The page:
"The first time I saw Marian Ballantine she looked like a
burst of bittersweet among the winter branches . . ."
And so begins a tale of love lost and found, the rekindling of a
passion for life that two people discover with each other, and the
complex dynamics of family and friendship.
Geoffrey Tremont is untroubled by his neat, contented bachelor
life in bustling New York City, filled with sophisticated friends,
an undemanding lover devoted to her own career, and his wise
brother, a psychiatrist who is the only one who sees and
understands him completely-just the way Geoffrey wants it. On an
ordinary day, Geoffrey arrives home to find a letter awaiting him
with a postmark from an unfamiliar town: Shady Grove, New York. An
old friend has named him the executor of her estate. Twenty years
ago, in college, Geoffrey and Laura Welles had been each other''s
confidant; as their lives diverged, they went their separate ways.
Now, she''s reached out of the past to ask him a final favor.
Laura''s death has also brought her brother, Simon, to Geoffrey''s
doorstep. With his sister gone, Simon has no one but her old friend
Geoffrey with whom to settle past grievances.
With Simon in tow, Geoffrey travels up to Laura''s hometown-the
place she chose to live her final years-where he meets Marian
Ballantine. A widow living in the shadow of an idyllic marriage,
and now grieving the loss of her best friend, Marian knows a lot
about Geoffrey. Laura often spoke of him, she tells him, and though
he''s flattered, he''s also thrown off balance. From the moment he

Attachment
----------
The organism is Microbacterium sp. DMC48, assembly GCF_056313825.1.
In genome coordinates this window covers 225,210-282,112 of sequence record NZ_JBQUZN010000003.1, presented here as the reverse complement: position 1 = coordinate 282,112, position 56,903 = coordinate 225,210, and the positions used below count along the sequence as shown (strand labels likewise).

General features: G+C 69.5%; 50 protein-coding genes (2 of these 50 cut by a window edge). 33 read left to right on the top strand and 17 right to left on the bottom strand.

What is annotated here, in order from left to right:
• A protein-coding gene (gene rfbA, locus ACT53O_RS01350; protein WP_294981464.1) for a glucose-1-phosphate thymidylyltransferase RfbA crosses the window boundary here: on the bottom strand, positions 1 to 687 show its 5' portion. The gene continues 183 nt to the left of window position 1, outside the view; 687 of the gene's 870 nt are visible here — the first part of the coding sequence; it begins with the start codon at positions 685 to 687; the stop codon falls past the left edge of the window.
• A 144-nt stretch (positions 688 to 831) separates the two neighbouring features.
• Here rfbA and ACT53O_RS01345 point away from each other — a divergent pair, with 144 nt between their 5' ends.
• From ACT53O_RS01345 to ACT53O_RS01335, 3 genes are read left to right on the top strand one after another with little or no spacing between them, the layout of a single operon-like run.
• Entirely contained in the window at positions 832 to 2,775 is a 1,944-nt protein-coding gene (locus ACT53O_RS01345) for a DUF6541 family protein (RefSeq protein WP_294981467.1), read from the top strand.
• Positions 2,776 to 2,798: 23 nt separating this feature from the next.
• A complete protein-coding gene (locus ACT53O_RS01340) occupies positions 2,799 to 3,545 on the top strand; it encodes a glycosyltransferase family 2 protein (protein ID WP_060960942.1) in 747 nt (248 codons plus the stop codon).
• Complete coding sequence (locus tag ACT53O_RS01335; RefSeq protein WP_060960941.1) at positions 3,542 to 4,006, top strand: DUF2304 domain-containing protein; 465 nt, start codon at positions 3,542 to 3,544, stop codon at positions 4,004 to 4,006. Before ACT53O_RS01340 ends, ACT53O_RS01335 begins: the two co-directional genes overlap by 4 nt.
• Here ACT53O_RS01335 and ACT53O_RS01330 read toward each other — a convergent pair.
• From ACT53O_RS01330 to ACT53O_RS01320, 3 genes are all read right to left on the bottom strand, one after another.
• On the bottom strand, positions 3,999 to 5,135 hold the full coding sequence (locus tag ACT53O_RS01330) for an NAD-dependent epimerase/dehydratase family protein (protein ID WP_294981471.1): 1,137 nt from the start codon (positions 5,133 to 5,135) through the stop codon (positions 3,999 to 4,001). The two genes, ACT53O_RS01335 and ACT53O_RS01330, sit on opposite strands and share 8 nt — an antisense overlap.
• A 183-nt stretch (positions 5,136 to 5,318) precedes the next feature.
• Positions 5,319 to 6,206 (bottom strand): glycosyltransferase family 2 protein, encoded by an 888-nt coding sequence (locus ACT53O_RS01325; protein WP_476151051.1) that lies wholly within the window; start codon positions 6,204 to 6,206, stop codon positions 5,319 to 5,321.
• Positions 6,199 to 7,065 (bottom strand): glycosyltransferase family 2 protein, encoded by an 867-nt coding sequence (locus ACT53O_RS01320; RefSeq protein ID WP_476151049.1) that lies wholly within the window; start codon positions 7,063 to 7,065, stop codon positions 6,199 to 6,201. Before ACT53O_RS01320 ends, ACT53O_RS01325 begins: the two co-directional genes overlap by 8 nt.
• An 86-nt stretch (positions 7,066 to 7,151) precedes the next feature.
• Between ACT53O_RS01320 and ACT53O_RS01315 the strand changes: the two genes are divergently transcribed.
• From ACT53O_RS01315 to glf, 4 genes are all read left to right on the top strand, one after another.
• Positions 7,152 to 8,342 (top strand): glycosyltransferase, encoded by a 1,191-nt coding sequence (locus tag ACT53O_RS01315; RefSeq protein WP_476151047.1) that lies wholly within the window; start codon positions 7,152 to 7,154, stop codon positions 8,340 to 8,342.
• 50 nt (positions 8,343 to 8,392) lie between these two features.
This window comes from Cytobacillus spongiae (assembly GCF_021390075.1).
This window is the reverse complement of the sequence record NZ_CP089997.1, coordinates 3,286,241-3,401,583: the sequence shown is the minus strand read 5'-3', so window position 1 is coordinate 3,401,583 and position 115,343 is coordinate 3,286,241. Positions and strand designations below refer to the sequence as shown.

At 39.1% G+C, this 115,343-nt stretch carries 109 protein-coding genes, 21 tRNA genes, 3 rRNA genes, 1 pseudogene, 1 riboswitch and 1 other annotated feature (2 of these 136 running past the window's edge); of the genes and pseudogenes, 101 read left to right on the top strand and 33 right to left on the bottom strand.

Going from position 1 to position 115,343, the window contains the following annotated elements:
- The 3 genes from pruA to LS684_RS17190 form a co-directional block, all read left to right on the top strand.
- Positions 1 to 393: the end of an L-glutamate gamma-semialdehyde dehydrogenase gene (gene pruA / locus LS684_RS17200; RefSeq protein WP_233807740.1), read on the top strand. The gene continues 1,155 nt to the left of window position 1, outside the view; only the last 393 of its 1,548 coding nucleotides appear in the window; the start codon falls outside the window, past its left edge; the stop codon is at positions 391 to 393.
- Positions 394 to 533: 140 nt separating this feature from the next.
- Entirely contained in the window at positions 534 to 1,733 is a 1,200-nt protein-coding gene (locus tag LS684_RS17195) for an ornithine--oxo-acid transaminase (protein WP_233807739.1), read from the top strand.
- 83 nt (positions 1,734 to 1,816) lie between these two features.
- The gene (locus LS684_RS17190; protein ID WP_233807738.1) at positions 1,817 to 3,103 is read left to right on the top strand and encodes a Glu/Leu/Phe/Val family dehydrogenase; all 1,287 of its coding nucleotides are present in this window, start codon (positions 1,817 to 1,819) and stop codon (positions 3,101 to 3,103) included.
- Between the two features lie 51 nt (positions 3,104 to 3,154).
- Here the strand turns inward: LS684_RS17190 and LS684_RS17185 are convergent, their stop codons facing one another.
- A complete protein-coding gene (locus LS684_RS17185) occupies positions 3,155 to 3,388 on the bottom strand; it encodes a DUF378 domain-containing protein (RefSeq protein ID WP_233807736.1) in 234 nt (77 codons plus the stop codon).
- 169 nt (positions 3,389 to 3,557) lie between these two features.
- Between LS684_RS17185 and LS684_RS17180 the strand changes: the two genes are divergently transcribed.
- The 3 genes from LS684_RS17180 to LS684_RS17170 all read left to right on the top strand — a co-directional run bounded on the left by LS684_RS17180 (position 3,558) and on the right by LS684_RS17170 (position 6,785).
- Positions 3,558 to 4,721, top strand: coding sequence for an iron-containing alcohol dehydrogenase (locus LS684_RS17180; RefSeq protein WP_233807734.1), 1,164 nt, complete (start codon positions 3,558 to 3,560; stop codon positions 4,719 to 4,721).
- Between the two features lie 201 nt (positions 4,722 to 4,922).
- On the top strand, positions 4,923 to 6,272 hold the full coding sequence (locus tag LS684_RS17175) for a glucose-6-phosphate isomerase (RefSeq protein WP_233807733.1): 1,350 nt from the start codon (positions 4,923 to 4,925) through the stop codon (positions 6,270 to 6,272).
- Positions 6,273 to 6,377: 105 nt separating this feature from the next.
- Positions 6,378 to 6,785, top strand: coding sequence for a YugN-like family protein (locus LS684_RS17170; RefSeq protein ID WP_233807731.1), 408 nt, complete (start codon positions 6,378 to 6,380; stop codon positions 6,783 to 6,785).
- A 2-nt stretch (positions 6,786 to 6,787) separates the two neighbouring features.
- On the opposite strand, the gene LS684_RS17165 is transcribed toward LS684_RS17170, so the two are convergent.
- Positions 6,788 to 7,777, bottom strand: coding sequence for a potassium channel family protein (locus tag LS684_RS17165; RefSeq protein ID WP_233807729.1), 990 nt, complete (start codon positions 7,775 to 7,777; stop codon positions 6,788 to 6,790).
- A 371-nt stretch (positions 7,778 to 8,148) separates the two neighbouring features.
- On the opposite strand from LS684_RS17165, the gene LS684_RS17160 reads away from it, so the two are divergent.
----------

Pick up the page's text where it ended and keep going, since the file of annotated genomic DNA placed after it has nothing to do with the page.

first sees her, Geoffrey instinctively knows this attractive,
plainspoken woman has the power to upend his cool,
compartmentalized life. What Marian knows is that life comes with
no guarantees, no promises of lasting happiness, and although she
finds herself unsettled by this persistent, compelling man, she''s
unwilling to trade her hard-won, quotidian existence for an
indefinite future. Faced with the decision to embrace the unknown
or retreat to the safety of the familiar, they will both have to
discover the courage it takes to tumble into the abyss of love.
The First Warm Evening of the Year is a gripping and
evocative novel that resonates on every page with the joys and
pains of being alive. It is a novel that more than satisfies the
promise of the author''s debut, Light of Day, about which
the Indianapolis Star said, "Saul''s ability to create
deep and interesting characters is a strength that no doubt will
surface time and again in future works," and prompted
Bookreporter.com to praise Saul''s "sensitivity and rare
understanding of the human psyche."